Stark County (Ohio)
Mahoning County (Ohio)
|Date of Original||August 30, 1919|
|Submitting Institution||Rodman Public Library|
|Rights||Online access is provided for research purposes only. For rights and reproduction requests or more information, go to http://www.ohiohistory.org/images/information|
|Submitting Institution||Rodman Public Library|
|File Size||31115420 Bytes|
IF YOU'VE DECIDED to
buy a home, study the real estate
ads with the same interest you
would give to any other important problem.
N THE ALLIANCE REVIEW N
" AAItt 1_a7.AT\*~n
THE WEATHER. •
Showers aai thaaderstorma tkls al-
nana m tealghtt Sunday fair. Bar*
aastsc **Mt temperatare 70 at 10 a.
aai steady, tkreatenlnr-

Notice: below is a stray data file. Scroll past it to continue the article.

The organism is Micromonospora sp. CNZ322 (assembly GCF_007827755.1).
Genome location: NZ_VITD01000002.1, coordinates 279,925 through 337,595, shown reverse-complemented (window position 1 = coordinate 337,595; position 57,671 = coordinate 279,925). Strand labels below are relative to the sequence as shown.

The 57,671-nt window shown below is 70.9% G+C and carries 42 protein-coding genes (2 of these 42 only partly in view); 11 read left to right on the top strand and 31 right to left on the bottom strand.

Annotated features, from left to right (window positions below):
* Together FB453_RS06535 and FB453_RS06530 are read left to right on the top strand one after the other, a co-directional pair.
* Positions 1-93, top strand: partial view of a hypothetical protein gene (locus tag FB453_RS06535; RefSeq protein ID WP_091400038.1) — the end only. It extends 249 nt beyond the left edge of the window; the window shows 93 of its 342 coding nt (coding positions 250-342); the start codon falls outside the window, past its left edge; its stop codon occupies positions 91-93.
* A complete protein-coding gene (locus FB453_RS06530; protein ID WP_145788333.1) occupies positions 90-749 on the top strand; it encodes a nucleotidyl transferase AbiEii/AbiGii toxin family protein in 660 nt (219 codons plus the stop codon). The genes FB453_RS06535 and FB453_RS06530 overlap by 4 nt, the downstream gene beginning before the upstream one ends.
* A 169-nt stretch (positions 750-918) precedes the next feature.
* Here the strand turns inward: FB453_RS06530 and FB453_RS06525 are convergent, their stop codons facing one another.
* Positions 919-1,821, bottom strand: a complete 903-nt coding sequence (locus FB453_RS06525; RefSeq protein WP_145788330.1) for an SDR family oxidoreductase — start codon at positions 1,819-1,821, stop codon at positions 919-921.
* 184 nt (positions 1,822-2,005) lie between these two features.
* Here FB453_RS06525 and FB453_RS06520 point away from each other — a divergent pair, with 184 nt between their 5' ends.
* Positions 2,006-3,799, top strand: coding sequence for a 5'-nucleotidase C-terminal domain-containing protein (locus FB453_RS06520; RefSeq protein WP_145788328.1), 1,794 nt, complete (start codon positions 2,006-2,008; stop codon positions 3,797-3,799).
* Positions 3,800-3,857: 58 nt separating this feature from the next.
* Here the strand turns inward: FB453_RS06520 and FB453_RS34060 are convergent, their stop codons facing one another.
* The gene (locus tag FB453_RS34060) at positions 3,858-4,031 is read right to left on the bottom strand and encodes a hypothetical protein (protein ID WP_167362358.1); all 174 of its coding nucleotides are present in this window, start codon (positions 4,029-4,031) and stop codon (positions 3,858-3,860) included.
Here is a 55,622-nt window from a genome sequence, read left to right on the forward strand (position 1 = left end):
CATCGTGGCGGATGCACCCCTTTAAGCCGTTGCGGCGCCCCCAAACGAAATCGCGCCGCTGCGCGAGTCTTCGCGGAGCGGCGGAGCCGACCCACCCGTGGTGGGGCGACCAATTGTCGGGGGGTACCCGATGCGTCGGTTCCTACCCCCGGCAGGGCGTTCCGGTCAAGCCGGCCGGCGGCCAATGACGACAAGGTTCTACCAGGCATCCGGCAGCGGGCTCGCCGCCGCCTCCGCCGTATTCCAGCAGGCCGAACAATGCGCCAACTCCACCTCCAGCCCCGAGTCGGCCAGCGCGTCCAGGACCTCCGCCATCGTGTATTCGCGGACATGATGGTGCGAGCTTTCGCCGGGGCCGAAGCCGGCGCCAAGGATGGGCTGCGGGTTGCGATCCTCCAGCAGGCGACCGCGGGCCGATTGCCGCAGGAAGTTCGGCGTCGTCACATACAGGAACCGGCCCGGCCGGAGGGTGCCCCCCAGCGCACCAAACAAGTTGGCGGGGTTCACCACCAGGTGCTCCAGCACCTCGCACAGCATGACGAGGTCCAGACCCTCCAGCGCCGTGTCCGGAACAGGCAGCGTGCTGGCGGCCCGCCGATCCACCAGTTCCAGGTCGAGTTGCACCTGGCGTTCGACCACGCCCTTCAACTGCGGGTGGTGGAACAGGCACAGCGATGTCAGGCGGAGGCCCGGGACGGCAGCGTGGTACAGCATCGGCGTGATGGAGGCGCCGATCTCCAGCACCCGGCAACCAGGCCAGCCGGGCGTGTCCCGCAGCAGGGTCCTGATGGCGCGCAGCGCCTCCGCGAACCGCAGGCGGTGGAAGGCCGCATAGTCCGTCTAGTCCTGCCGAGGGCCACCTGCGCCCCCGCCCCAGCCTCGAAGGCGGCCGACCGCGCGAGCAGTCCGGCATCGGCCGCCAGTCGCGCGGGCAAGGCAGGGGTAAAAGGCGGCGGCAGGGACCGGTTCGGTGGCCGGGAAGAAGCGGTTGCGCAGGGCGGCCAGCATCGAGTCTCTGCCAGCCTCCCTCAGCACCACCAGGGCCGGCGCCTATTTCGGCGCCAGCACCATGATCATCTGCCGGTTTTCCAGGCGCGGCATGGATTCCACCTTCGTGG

VOL. XXXIL, NO. 23.
»r i :
ALUANCE, OHIO, SATURDAY, AUGUST 30, 1919.
TWO CENTS—DELIVERED 12c A WEEK.
SERUM USED ON POISON VICTIM
Mrs. Sanford Very Critical, Fluid Is Tried as Last Resort; State Health Prober Here
THOUSANDS BARE HEAD AS
COE. WEYBRECHT IS BURIED
TAPS" BRING MANY TEARS
Director E. Rlnkendorf, of Alliance, Who Led Trumpeters
Who Sounded "Soldier's Farewell and Good Night"
for President McKlnley, Serves in Same Role for
Col. Weybrecht, His Friend and Fellow Townsman—
Dr. Bryson, Dr. McMaster ahd Army Chaplains Pay
Eloquent Tributes to Distinguished Soldier and Citizen—Riderless Charger, Harnessed in Military Funeral Fashion, is Lead at Head of Hearse-Spanish War
Veterans Read Ritual for Comrade—Throng, Esti
mated at 10,000, Looks Reverently on As Flag-Draped
Casket Is Lowered Into Grave.
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ff ( • '; "r/-: '*